Letters to the editor
Reading Time: 4 minutes Got art? It seems to me that there are many areas of campus that are very boring. Then other parts of campus, like the new library and the Computer Science Building, have all sorts of cool things to look at. It bothers me that most of the hallways are either quite bare or have lots of advertisements, so I propose we set up more areas around campus that would allow students and local artist to showcase their works.
It seems to me that there are many areas of campus that are very boring. Then other parts of campus, like the new library and the Computer Science Building, have all sorts of cool things to look at. It bothers me that most of the hallways are either quite bare or have lots of advertisements, so I propose we set up more areas around campus that would allow students and local artist to showcase their works. This wouldn’t be expensive. We would only need to make display areas for the art so that it could be displayed.
Please understand: I am not speaking against those posters and advertisements for the upcoming sports games and lectures. These activities need to be voiced to the student body. However, these advertisements are the most prominent things I see on campus.
Going to other campuses in any state you will find random art everywhere, but at our university we find ourselves playing catch up. There is hope with the new art displays and galleries in the library, but I think as a university we can do better to create spaces for art. We have many students who, I’m afraid, walk our halls without the opportunity to see any message except for one from PlusMan. If art areas were made, we could have PlusMan right next to a piece of art.
I am also Gay, but I believe there are benefits to having same-sex marriage. I realize it is undeniably important to have personal strength in an unequal system and to emphasize specific legal rights, but the influences of prejudice and discrimination reach past the details of laws. These laws dehumanize Gays and Trans-Gens by designating us as essentially different, and we reinforce those ideas by conceding to any law that labels us as “others” or keeps our issues separate.
Acceptance is key because we can only gain our rights through the votes of Supreme Court Justices or our peers. We have difficult lives in large part because most of society doesn’t accept us, and this social majority creates these discriminatory laws. But aside from material restrictions, these laws constantly suggest that we are sub-human –incapable of love, religion, or a respectable code of ethics.
Although the range of Gay and Trans-Gen beliefs are vast and this diversity deserves respect, when we assume stereotypical roles, we often hurt ourselves and those around us and allow this charade of prejudice to continue. Generalizations are then used to sway voters, and we are kept from our rights. I believe that in places like California, communities are recognizing us as people. But the distinction between civil unions and marriages will still convey our inequality and contribute to the damaged state of our communities.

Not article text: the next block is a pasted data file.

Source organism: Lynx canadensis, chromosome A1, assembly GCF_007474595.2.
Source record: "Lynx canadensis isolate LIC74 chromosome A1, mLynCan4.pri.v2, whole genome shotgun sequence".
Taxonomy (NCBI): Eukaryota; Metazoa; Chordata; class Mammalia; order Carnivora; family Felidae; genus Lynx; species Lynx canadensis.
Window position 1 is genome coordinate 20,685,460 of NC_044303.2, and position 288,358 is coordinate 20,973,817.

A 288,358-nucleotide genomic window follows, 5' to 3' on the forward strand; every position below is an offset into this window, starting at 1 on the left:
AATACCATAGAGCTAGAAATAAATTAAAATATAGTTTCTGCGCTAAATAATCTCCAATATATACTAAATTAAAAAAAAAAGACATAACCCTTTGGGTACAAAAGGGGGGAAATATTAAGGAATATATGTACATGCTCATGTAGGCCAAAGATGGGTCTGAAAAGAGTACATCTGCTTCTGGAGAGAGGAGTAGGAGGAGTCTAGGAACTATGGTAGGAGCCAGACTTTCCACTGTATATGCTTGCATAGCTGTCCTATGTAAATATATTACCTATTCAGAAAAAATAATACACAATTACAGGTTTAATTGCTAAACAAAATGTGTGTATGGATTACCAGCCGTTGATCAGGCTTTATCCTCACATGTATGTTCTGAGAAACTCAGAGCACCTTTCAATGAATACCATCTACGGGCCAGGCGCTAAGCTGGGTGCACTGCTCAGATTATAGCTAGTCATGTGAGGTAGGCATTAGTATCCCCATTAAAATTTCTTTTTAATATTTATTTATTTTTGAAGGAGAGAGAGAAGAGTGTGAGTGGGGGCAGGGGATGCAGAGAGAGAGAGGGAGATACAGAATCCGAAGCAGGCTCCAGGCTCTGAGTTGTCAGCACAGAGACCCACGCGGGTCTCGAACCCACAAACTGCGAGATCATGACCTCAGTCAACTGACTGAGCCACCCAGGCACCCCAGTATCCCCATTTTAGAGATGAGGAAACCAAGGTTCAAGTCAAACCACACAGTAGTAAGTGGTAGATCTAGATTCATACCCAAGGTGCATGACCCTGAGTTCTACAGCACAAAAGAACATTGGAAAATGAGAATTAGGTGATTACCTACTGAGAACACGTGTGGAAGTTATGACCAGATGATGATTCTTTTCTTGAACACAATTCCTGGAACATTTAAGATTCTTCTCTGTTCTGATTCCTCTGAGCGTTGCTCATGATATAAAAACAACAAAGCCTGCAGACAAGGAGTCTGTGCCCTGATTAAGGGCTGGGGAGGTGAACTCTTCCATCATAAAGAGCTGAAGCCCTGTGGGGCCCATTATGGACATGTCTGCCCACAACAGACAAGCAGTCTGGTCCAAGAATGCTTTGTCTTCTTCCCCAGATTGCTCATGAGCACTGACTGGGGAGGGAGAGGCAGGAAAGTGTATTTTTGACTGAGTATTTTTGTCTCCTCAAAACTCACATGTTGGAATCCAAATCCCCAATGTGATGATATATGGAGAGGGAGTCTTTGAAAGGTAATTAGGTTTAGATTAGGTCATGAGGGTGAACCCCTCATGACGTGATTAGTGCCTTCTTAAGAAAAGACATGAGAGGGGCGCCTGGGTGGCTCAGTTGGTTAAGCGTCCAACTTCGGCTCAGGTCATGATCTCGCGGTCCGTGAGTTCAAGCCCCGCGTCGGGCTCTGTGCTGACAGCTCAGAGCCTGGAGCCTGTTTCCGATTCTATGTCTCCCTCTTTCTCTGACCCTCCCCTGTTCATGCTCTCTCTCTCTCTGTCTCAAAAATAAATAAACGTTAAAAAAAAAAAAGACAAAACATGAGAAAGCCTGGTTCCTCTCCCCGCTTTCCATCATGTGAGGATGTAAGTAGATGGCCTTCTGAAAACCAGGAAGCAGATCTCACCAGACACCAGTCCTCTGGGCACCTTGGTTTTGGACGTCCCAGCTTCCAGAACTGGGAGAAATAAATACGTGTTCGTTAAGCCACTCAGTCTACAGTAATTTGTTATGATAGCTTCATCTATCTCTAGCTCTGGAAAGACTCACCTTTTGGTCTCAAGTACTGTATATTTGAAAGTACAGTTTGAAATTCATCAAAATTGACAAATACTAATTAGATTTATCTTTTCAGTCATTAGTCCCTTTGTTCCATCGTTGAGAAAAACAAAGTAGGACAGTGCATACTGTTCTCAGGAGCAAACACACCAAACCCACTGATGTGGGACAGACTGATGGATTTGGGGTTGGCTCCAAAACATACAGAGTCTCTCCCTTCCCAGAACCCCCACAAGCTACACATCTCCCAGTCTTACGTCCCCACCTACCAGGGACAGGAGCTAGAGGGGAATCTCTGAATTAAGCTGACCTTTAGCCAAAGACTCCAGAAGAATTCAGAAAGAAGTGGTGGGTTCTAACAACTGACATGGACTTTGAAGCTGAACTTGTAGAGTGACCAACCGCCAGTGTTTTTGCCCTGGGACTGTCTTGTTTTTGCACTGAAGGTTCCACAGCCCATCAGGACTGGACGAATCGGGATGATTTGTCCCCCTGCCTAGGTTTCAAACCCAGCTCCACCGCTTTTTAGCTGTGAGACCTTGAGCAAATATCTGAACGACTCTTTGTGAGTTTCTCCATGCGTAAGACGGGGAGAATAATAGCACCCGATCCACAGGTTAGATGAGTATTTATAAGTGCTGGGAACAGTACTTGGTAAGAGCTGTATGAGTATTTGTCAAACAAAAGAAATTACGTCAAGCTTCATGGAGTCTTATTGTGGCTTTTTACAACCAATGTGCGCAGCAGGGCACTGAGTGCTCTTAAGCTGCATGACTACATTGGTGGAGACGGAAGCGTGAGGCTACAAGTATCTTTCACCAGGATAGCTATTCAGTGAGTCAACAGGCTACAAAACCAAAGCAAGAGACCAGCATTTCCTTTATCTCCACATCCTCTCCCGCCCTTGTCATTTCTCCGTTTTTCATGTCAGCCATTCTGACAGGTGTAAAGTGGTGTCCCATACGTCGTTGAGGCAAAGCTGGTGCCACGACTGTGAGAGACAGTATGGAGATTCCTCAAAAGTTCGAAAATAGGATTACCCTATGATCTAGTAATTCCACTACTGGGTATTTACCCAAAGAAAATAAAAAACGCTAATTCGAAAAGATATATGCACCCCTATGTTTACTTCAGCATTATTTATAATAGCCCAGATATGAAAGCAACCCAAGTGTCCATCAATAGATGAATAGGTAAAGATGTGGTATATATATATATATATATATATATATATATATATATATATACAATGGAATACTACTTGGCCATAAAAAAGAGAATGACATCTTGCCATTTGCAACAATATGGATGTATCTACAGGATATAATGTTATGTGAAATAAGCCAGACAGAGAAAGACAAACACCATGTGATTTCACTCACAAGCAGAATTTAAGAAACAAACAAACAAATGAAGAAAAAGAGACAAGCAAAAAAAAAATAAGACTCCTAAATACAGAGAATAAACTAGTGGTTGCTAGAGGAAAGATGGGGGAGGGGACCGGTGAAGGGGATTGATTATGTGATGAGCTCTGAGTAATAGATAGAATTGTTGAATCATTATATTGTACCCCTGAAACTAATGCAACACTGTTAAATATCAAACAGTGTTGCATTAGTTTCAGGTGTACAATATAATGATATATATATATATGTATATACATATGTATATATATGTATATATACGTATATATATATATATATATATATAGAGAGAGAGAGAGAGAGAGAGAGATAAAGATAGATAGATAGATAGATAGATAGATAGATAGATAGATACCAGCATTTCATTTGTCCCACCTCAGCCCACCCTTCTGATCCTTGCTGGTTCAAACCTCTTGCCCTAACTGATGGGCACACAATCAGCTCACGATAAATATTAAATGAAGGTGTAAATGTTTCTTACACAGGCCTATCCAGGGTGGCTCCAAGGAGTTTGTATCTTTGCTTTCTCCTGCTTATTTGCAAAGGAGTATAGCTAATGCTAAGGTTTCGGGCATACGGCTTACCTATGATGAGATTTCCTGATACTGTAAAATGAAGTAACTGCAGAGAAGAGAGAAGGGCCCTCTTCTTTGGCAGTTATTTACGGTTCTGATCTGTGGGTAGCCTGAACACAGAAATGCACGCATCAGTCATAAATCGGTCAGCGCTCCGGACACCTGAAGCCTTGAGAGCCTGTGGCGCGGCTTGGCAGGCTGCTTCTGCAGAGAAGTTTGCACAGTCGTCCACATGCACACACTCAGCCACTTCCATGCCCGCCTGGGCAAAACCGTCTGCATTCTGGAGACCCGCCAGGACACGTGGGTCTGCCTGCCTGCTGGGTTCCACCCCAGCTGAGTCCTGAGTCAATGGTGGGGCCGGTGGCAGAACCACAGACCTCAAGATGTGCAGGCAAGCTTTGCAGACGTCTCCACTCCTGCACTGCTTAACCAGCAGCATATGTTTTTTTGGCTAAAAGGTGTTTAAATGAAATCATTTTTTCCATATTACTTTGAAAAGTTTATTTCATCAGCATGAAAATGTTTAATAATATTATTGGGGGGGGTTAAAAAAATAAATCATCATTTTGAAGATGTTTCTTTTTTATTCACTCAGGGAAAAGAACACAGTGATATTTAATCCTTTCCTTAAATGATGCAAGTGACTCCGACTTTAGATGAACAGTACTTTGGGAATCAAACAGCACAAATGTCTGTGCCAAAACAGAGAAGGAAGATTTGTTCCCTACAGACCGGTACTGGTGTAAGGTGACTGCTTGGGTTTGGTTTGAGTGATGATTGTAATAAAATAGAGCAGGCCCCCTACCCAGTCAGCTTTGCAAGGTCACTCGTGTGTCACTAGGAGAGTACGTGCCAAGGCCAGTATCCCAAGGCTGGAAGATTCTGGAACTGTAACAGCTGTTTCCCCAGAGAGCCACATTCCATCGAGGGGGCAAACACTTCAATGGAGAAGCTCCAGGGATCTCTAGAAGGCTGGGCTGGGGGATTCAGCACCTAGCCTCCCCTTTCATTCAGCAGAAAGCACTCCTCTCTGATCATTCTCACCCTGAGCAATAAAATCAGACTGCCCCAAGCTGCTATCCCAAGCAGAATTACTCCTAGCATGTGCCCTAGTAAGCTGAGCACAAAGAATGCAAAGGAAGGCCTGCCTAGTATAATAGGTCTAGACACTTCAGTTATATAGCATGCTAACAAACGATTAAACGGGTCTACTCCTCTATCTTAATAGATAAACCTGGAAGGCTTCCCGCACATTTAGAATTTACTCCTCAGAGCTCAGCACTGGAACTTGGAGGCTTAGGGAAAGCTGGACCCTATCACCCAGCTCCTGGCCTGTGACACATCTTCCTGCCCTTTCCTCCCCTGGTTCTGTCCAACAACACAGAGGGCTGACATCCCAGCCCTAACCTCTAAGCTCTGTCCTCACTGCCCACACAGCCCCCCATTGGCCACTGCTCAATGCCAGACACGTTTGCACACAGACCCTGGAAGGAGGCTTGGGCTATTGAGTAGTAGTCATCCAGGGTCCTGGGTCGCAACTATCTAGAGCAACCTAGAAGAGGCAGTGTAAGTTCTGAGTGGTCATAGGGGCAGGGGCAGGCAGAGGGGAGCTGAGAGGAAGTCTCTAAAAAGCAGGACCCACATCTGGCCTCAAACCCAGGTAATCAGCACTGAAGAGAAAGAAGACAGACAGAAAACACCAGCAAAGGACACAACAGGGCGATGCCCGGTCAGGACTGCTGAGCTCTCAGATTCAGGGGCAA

For every Gay or Trans-Gen strong enough to handle the discrimination, there is another whom it ruins. After handling my own pain, and seeing the damage inflicted on the people of our community because of our misunderstood circumstances, I can’t imagine any solution other than the complete removal of these damaging rulings of law and society. With so much at stake, I believe any Gay or Trans-Gen who doesn’t personally need “marriage” should still fight for it for the benefit of others.
The foot, though not the hand, is still part of the body. Gay, straight; black, brown, white; tall, short; fat, skinny; male, female; aren’t we all human beings?
Since we’re all human, we should all have the same rights and privileges.
The Bible reads, “[God] maketh his sun to rise on the evil and on the good, and sendeth rain on the just and on the unjust. For if ye love them which love you, what reward have ye?”
According to the Bible, God does not segregate — even murderers, child molesters, spouse abusers and such all receive sunshine and rain.
Someone that’s afraid to let another variation of love in for any type of fear does not know of the magic of love. The more you share, the more you receive. Let me repeat the biblical phrase — if we love everyone, what is our reward? We will be loved back, which is what everyone should want. People will do anything it takes to get some form of love and attention.
What is so wrong about love, whether between a heterosexual couple or a homosexual couple? It is still love.
The Bible says many things, but the most important is probably, “Love thy neighbor as thyself.”
I find it bizarre that a simple and good statement can become twisted and corrupted for another’s gain. It doesn’t say, “Love thy neighbor as thyself — as long as he is not gay, black or female.”
I propose to do unto your neighbor as you would want him/her to do unto you, And this would mean supporting “no” on Proposition 8, which recently passed in California.
The Mormons have forgotten about the separation of church and state. America was founded by Puritans wanting freedom of religion. They wanted to believe what they wanted without chastisement of their beliefs. Don’t we all want that?
Just because your favorite ice cream is strawberry should I feel that way too? I should be able to like chocolate, if that’s what I really like. The same goes for religious or sexual preference. Just because a person feels this way or that, doesn’t make one or the other right. It means we should have the freedom to choose what we like. As for the Mormons against this, I guarantee you’ve never had a loved one or best friend that was gay.
Remember we are all people, and as James 4:12 reads in the Bible, “Who art thou that judgest another?”
Jena van Frankenhuijsen